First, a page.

Advertisement

He's the Cal State Fresno student body president — and an illegal immigrant

Campus officials say Pedro Ramirez, who came to the U.S. from Mexico at age 3, has not violated any school rules, and declined the $9,000 stipend because of his immigration status. Critics call for his resignation.

November 18, 2010|By Diana Marcum, Los Angeles Times

Reporting from Fresno — The parents of popular Cal State Fresno Student Body President Pedro Ramirez always talked a lot about el sueño Americano — the American Dream.

He was to study hard, get good grades and claim the prize, but it wasn't until that night in their kitchen when the high school valedictorian was filling out university applications that they told him a missing detail — he wasn't a United States citizen. He was born in Mexico. He came to this country when he was 3 years old.

Now, an anonymous tip to the college newspaper has forced Ramirez to publicly expose his secret and has put this son of a maid and a restaurant worker into the thick of a debate on immigration and education that has reached a boiling point in recent weeks. Some have called for his resignation while others have rallied to his defense.

"In a way, I'm relieved," said Ramirez, a 22-year-old political science major from Tulare, Calif. "I don't want to be a liability or cost the school donations. I never really thought this was going to happen. But now that it's out there, I finally feel ready to say 'Yes, it's me. I'm one of the thousands.' "

Ramirez's critics say he wasn't honest with the student body about his immigration status when he ran for president and should resign.

"He misled the students … he should step down," Cole Rojewski, president of the campus' College Republicans and one of Ramirez's opponents in the race for president, said in a television interview.

School administrators said Ramirez broke no rules by running for president of Associated Students Inc.

"To our way of thinking he hasn't done anything wrong," said Paul Oliaro, vice president for Student Affairs.

"This is a very diverse region, agriculture is dominant, and this is going to cause a lot of controversy. But the reality is that these students are … here, they're legitimate students, and if anything, Pedro shows what they can contribute," Oliaro said, adding, "We'll see how this plays out."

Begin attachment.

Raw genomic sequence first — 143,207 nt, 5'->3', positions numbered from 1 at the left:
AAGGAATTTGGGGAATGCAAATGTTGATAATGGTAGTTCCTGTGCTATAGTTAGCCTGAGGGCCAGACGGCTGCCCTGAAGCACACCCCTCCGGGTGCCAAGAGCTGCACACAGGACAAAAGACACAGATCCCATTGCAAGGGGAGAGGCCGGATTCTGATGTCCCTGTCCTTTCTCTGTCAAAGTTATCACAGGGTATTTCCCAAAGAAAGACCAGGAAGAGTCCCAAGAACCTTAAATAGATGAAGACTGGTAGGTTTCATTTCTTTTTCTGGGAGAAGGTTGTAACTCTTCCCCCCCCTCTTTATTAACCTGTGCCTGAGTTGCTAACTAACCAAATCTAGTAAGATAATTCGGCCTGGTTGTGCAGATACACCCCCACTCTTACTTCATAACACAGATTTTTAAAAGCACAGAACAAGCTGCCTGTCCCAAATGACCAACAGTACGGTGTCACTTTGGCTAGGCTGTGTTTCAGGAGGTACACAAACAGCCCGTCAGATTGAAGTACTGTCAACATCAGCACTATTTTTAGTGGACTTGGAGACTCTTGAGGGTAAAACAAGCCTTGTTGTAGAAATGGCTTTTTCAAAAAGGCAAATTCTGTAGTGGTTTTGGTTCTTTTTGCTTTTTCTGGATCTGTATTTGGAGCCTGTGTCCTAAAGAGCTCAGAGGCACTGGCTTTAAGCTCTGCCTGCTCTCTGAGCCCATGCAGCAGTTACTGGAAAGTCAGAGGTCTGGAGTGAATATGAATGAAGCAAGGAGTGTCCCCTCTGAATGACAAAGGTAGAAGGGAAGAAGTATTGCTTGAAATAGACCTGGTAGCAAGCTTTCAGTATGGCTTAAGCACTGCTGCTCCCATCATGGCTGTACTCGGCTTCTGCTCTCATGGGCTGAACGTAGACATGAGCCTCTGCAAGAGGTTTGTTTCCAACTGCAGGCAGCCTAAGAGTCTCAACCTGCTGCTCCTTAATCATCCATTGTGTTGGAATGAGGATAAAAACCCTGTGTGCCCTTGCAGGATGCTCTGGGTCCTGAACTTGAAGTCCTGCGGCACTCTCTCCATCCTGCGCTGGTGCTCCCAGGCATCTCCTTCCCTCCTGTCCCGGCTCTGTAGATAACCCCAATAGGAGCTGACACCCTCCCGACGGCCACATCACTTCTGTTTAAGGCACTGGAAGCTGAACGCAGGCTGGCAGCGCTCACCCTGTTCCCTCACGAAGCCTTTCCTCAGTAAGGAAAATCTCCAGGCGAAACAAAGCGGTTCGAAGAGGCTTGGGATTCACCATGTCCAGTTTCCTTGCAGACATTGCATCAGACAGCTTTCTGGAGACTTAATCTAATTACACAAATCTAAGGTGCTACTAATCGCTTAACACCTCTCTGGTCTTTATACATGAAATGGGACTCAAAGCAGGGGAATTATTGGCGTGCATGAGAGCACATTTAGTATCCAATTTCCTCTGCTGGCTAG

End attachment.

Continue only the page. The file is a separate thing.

Steven Camarota, director of research for the Center for Immigration Studies, which advocates for tougher sanctions on illegal immigration, characterized the situation at Cal State Fresno as a logical extension of what he called the state and federal government's lack of concern about enforcing immigration law in general.

"Why should he step down?" Camarota said. "He's very clearly gotten the message that immigration law doesn't matter — you can violate it with impunity."

A foreshadowing of Ramirez's step into public discourse came with what at first seemed good news for him. After winning the presidency by a sizable margin in June, he found out that it came with a $9,000 stipend.

He was going to school under a law that allows students who attended a California high school for at least three years to pay the in-state tuition rate.

But with no documents, Ramirez couldn't receive any federal aid or legally work. He helped his father mow lawns and helped his mother clean houses to make money. Often he had less than $5 in his bank account.

He looked at the forms and realized he couldn't fill them out without a Social Security number.

"He personally notified me and ASI advisers about his immigration status, and volunteered to serve without pay as president, since his status does not allow him to receive a paycheck," Cal State Fresno President John Welty said in a prepared statement.

Ramirez said he had run on a platform focused on giving students more of a voice and more services. He didn't think his personal situation was relevant to the campaign.

He spends about 30 hours a week going to meetings as a student representative. He is also involved in the Dream Network — an organization of undocumented students working for passage of the Dream Act, a proposed federal law that would allow students living in the U.S. illegally to earn legal status if they graduate from high school and complete two years in college or the military.

"He wanted to help with the network, but he also worried about doing anything that would expose him and affect his presidency. But I've been telling him the only way to deal with it is to come out and say who we are," said his friend Adrianna Sanchez, 22, who last month identified herself as an illegal immigrant honor student and questioned candidate Meg Whitman on her position on the Dream Act during a gubernatorial debate.

Democratic leaders in Congress have pledged to vote on the Dream Act before January.

Ramirez's exposure could not have come at a more contentious time.

On Monday, the California Supreme Court decided unanimously that illegal immigrants who graduated from state high schools can continue to receive lower, in-state tuition at California's public universities and colleges. It's the first state Supreme Court ruling of its kind in the nation.

Advertisement
Los Angeles Times Articles
|
|
|